The absence of the Primephonic app while Apple Music Classical was being developed was down to getting it right, Carlos Anez Gomez, from the metadata team, says. “It took us time, but it paid off because we needed to take care with every single point and I think we managed to do it, both in human terms and the algorithms: we made a great balance between computer work and human work. Where Primephonic had a relatively small catalogue, Apple Music Classical has a huge number of albums, for example.”
Boiko adds, “No one knows everything that has ever been recorded in the history of classical music. And in that sense, we put a lot of emphasis on the discovery element, especially when it comes to the underrepresented composers.”
Each work has its own place, called the work page in Apple Music Classical, where you can find all the recordings, so it’s easy to compare different versions. Primephonic’s unique data continues to be essential. “The structured metadata, that’s the uniqueness of it,” Boiko says. “It makes it easy to find things even if you don’t know what you want. That structure, it’s what classical music apps needed and didn’t have. There are many ways not to get lost because you can search by ensemble, by orchestra or even by instrument.”
The work page is important, then. As Gomez says, “People discovering music can check this work page and say, ‘Aha, there is a new piece by a certain composer and I have a work page which will give me all the information that I need.’ I discover music every day going through this.”
Another key element is the playlist. Boiko goes on, “Playlists are structured in different ways. So, genre playlists are the best way for you to start listening to classical music. The story of classical is a narrated cycle, that guides you through all the centuries of music.
“Then there are more specific playlists. You can listen to duets and trios and quartets or quintets and then it gives you an overview of all this chamber music and maybe something that you wouldn’t necessarily find on other platforms.”
Jones explains the importance of the human touch. “I don’t think it’s widely known that at Apple it’s human curators behind the playlists. The assumption is that it’s all algorithms now. But for classical that’s a particularly important point, because it’s such a huge genre. People talk about classical like it’s one block and it’s really a thousand years of music from pretty much every country in the world. Our job is breaking classical into smaller chunks, to give people the agency to discover what they like, and to go down their own rabbit holes and feel more confident exploring.”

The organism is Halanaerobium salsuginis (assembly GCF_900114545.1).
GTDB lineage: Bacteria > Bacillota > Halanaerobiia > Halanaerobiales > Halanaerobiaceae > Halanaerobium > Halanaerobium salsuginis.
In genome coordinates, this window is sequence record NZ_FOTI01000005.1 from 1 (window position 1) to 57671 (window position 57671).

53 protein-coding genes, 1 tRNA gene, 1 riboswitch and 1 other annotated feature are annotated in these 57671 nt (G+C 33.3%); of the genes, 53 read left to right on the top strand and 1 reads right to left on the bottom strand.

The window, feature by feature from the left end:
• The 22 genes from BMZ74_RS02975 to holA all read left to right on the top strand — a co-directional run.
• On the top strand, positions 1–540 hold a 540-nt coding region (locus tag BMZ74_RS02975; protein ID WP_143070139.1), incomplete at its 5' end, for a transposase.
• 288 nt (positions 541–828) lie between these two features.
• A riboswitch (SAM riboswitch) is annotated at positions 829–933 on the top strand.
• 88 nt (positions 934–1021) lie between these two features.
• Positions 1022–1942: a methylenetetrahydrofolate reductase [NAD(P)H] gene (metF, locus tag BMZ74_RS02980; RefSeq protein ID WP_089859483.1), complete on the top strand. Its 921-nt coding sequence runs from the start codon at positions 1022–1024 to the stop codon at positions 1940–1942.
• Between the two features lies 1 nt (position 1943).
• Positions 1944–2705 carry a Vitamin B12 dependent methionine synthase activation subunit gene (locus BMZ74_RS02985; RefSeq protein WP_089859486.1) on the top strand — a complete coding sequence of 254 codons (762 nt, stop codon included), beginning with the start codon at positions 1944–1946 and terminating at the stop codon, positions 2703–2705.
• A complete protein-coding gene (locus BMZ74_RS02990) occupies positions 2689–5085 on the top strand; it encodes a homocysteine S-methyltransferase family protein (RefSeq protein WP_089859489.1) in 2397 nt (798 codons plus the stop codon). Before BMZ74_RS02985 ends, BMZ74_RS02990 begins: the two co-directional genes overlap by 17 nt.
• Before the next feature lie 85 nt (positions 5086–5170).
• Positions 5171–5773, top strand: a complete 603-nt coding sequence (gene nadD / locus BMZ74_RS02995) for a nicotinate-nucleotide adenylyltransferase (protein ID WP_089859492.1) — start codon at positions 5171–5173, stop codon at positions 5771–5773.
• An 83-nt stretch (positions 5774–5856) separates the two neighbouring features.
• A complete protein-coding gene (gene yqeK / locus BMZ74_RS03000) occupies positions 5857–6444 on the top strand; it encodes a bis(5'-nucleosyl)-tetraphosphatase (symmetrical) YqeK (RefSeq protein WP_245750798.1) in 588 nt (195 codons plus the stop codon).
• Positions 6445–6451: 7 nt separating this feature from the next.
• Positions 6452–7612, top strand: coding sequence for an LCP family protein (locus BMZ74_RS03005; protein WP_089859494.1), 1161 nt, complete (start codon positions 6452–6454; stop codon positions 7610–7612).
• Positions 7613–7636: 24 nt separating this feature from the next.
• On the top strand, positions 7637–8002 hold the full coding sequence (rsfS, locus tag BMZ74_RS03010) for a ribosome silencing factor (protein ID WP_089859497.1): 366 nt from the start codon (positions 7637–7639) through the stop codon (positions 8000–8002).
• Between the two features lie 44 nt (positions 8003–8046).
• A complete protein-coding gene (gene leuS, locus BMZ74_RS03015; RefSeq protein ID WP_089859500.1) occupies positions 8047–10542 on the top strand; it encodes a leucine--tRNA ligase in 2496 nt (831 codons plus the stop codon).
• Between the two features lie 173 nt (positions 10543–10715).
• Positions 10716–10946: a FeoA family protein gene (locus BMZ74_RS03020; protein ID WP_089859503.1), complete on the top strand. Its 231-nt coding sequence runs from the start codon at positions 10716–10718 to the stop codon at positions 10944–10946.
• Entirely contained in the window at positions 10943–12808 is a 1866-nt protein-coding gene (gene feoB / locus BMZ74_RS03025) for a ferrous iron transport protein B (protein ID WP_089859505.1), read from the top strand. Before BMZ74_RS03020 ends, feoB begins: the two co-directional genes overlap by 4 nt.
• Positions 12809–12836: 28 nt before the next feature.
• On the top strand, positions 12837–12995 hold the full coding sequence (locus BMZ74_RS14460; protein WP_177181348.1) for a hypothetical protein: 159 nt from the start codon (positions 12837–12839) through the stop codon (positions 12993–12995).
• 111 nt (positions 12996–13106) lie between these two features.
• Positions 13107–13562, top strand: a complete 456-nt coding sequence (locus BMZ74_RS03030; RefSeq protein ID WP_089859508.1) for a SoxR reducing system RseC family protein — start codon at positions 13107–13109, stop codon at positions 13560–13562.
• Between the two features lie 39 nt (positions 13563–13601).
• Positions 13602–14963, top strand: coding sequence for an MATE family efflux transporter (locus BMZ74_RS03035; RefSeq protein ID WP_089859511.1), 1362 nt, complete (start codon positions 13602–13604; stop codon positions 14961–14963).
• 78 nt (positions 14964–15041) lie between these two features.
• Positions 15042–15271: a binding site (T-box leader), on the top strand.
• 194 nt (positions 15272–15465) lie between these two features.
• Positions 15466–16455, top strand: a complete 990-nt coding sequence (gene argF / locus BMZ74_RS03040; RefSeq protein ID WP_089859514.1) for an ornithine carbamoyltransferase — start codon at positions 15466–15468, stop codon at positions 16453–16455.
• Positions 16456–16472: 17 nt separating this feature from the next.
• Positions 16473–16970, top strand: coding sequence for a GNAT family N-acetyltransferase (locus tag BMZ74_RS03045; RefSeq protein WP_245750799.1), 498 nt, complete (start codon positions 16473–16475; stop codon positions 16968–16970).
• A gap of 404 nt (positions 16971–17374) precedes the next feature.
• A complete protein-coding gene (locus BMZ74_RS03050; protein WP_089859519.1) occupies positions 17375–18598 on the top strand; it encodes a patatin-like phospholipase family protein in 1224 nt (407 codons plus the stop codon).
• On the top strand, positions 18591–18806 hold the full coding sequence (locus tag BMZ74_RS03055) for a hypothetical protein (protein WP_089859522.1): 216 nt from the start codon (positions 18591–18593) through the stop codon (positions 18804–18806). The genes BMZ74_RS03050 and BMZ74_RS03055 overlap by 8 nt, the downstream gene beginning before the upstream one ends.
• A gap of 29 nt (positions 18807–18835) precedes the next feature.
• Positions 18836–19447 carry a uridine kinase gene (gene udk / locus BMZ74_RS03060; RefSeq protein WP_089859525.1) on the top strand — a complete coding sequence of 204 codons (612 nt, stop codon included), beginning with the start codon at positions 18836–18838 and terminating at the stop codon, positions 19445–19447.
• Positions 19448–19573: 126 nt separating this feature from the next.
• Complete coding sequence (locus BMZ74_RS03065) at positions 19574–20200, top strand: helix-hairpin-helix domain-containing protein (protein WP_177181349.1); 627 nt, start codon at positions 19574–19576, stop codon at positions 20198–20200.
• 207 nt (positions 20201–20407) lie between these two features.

How does Apple Music Classical find a way to appeal to everyone? Jones explains, “It’s a really hard thing to do, to cover that broad spectrum. It’s a constant tightrope walk because you have very knowledgeable people with clear ideas about what they think the genre is as well as trying to please newcomers. We strike that balance in terms of our editorial strategy by being as authentic and genuine as possible and conveying our passion for classical. For those hardcore classical nerds a big part of the product is the browse and the search as much as it is the editorial, I think for the newcomers, they use the editorial a lot more if they don’t know what to search for.”
As it grows, there’s a lot more for Apple to do, and the team are working on changes and improvements. Here’s a last word from each of them about why the app matters. Gomez says, “People will discover that along with any classical library that they can have their access quickly to any recording they have.”
As Boiko says, “It’s a lot of music. I think there’s not one person that wouldn’t find something they would love here.”
Boiko has a different take on the importance of Apple Music Classical: “Maybe the listeners will have emotional responses to it. And at the end of the day music is there to make our lives better. It definitely enriches our lives.”
Finally, Jones comments, “The thing about human curation is we are ultimately making a human decision. And so, for instance, if you choose a recommended recording for Beethoven’s Fifth Symphony, you’re instantly upsetting everyone who has a strong opinion about their favourite. That’s what comes with the human aspect: this is our opinion, our recommendation, but you have the other recordings there to explore if you want them.”